Hate and Love

02.02.2018 |

Episode #10 of the course How to talk to teenagers by Andy Earle


We’ve worked our way through the major steps of my system for confronting a teenager about problem behaviors.

But what if things don’t go as smoothly as I’ve made it all seem?

Teenagers are often very skilled at becoming indignant, raising their voices, making hurtful comments, and otherwise turning seemingly simple conversations into arguments.

• “You looked through my stuff?”

• “I can’t believe you don’t trust me.”

• “How could you do that?”

• “This is ridiculous. I don’t want to talk about it.”

How should you respond when these types of comments occur?


First, Don’t Engage

You need to just expect that this kind of thing is going to happen. Remember, the teenage brain has strong emotional responses to situations that seem threatening. And the frontal cortex is not developed enough to put these emotions into perspective. So, yes, your teen might very well get angry and lash out at you at any stage during this process. It is imperative that you don’t let yourself get sucked in by your teen’s comments.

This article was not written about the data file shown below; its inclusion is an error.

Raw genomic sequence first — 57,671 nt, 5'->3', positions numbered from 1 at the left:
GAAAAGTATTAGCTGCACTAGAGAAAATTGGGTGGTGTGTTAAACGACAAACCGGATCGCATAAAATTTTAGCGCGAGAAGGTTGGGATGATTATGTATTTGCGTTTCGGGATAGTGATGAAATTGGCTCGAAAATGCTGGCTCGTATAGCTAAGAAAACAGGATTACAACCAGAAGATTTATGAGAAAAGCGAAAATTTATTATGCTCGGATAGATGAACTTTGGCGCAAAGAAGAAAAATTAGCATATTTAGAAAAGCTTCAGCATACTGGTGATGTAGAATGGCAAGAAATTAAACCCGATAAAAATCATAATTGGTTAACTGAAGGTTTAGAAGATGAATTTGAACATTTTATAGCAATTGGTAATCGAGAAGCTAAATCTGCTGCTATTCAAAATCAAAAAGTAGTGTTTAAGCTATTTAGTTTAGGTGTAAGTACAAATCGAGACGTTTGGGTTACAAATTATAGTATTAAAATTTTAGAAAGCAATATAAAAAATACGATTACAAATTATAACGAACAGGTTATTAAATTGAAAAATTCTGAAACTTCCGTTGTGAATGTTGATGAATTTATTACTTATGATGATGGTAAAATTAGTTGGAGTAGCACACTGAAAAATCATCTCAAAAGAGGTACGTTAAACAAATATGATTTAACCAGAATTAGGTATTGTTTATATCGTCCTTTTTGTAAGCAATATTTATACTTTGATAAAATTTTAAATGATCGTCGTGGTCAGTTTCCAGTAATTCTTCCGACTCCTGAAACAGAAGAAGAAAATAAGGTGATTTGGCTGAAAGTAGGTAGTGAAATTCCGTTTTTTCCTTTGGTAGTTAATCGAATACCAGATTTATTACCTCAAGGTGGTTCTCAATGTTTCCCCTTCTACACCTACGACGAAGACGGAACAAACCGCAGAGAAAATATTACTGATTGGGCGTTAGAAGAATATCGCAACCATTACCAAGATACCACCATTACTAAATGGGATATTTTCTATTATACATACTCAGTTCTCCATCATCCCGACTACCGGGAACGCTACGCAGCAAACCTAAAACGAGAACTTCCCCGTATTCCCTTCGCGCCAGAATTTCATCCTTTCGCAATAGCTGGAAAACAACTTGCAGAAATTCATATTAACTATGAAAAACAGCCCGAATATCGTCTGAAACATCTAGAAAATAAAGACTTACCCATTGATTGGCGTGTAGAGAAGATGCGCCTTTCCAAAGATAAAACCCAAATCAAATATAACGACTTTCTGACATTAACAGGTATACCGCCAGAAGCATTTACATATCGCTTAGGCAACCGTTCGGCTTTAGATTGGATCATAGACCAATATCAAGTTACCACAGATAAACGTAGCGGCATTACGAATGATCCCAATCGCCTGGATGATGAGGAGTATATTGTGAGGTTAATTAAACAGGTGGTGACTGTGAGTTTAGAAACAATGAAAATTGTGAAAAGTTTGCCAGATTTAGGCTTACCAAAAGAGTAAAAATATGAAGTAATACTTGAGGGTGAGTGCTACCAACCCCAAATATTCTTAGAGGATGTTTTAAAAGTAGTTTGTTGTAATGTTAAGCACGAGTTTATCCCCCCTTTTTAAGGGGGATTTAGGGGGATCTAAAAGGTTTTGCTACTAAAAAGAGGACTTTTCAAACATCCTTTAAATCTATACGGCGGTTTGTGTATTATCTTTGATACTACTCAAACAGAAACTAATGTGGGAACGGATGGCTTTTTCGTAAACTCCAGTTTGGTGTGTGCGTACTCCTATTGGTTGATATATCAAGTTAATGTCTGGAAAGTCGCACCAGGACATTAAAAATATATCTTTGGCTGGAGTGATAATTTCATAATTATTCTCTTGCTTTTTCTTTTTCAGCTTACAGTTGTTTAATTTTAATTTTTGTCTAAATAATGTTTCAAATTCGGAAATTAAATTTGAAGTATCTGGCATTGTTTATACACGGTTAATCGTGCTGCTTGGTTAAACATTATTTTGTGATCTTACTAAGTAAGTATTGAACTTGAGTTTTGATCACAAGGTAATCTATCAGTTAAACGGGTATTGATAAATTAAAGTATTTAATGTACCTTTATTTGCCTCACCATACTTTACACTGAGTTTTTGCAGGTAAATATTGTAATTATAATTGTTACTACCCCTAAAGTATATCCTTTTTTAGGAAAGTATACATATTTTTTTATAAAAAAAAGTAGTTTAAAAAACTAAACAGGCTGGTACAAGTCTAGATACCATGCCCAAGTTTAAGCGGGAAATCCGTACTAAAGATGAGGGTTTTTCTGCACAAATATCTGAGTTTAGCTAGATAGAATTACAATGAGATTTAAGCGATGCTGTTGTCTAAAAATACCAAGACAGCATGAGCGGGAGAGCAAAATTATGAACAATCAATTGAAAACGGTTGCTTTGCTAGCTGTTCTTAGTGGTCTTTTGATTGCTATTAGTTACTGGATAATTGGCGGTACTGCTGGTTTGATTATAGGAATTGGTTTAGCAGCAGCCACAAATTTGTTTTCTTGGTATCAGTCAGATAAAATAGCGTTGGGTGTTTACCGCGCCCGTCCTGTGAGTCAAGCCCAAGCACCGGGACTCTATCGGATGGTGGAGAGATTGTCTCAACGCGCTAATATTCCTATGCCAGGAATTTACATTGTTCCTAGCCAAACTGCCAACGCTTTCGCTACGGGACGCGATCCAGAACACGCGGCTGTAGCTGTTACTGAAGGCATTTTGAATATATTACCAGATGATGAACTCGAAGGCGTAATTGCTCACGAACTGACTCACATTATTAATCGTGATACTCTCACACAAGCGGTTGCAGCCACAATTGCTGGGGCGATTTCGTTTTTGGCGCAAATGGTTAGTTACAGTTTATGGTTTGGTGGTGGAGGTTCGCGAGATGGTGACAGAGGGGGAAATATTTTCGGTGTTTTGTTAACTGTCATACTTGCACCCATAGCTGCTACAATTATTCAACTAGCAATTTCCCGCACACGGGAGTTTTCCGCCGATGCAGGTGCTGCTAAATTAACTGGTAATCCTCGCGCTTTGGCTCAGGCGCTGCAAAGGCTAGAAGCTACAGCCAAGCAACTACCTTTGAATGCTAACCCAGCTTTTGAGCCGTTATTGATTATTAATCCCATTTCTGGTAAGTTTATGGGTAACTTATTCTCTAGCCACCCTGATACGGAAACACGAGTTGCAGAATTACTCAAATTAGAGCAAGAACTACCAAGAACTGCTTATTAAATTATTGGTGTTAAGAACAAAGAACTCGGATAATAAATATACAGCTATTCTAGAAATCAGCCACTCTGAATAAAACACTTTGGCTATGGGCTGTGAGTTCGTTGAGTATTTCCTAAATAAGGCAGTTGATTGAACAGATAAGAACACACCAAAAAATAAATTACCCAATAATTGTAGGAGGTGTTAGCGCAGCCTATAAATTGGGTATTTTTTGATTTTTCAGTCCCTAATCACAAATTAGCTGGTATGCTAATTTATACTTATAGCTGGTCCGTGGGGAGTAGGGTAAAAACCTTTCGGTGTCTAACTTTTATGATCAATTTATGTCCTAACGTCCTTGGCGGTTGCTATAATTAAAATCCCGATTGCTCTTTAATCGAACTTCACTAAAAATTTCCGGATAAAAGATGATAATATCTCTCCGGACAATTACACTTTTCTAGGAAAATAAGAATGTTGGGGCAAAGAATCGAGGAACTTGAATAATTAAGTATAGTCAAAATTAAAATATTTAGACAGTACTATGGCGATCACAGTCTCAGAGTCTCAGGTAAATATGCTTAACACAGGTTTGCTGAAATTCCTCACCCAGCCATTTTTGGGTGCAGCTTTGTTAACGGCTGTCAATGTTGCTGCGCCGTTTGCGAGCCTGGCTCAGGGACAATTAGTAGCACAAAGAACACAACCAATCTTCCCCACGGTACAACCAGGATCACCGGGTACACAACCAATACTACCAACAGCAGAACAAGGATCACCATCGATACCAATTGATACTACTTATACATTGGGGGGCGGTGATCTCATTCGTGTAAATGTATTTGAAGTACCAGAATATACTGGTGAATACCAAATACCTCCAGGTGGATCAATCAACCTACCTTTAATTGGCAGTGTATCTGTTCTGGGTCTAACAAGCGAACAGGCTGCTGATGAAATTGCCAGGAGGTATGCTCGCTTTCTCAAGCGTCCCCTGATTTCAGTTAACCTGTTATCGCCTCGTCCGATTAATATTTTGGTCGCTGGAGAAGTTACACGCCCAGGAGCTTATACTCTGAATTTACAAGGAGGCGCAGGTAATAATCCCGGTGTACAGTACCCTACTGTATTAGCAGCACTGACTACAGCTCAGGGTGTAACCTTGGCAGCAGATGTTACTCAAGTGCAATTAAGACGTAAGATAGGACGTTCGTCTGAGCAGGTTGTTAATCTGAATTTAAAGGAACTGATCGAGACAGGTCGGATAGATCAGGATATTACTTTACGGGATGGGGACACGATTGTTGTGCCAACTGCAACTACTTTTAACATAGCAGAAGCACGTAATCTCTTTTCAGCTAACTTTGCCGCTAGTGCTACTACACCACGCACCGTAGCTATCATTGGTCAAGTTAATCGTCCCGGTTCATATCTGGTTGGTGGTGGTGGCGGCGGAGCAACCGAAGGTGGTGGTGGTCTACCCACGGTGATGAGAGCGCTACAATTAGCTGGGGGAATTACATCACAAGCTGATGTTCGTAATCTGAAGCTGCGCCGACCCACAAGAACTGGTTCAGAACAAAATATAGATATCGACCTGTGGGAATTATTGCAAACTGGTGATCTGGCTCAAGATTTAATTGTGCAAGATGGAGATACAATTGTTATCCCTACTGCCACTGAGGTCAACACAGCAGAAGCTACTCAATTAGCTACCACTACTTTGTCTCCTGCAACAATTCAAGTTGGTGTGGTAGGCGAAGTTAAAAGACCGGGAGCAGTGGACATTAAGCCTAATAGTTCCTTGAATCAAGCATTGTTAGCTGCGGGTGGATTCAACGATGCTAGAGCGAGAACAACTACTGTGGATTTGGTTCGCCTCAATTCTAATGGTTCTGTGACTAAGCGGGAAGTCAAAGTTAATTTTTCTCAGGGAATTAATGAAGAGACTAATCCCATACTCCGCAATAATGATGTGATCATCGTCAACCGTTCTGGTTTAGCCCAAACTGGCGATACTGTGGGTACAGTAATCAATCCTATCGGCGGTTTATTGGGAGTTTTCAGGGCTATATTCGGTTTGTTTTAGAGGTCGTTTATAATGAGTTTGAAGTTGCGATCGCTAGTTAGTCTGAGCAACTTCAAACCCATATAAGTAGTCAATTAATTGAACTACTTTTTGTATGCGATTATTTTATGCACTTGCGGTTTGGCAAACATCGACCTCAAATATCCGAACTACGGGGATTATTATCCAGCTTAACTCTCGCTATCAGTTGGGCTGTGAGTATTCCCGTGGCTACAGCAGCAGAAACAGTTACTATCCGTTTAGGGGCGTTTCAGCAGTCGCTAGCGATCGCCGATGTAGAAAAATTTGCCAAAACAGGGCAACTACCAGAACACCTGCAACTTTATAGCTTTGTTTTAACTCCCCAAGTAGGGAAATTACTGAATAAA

Nod. Be understanding. Allow your teen to be as emotional as they like. But don’t let yourself get emotional too. As soon as you feel your teen starting to get you riled up, let there be a little space in your head where you notice what is happening, take a step back, and choose not to engage.


Second, Respond with Love

If your teen is being combative, your natural reaction is probably to scream that they are an ungrateful little brat. And it is very difficult to simply suppress a natural reaction.

Instead, you need something to replace it with. I’ve found that the absolute best thing to replace this type of aggressive impulse with is love. Make a statement that shows your teen that you are enduring their hateful comments with poise because of your unconditional love.

• “Believe me, it is really hard to sit here and have you hate me. I would much rather just pretend everything is fine. But I’m doing the hard thing because I love you so much.”

• “Being the bad cop is the worst part of my job. This isn’t fun for me. I do it out of love.”

• “I’m willing to sit here and listen to the worst insults you can throw at me until we are able to work out a plan. It’s not easy, but that is how much I love you.”

My mom used to tell me that when people are mean to you, kill them with kindness. And the science proves that she was right.

If you have any questions, don’t hesitate to reach me out at andy@talkingtoteens.com. I love getting emails from parents and will respond promptly.

Thanks for reading and good luck speaking with your teen!

Warm regards,



Recommended book

Never Split the Difference: Negotiating as If Your Life Depended on It by Chris Voss and‎ Tahl Raz


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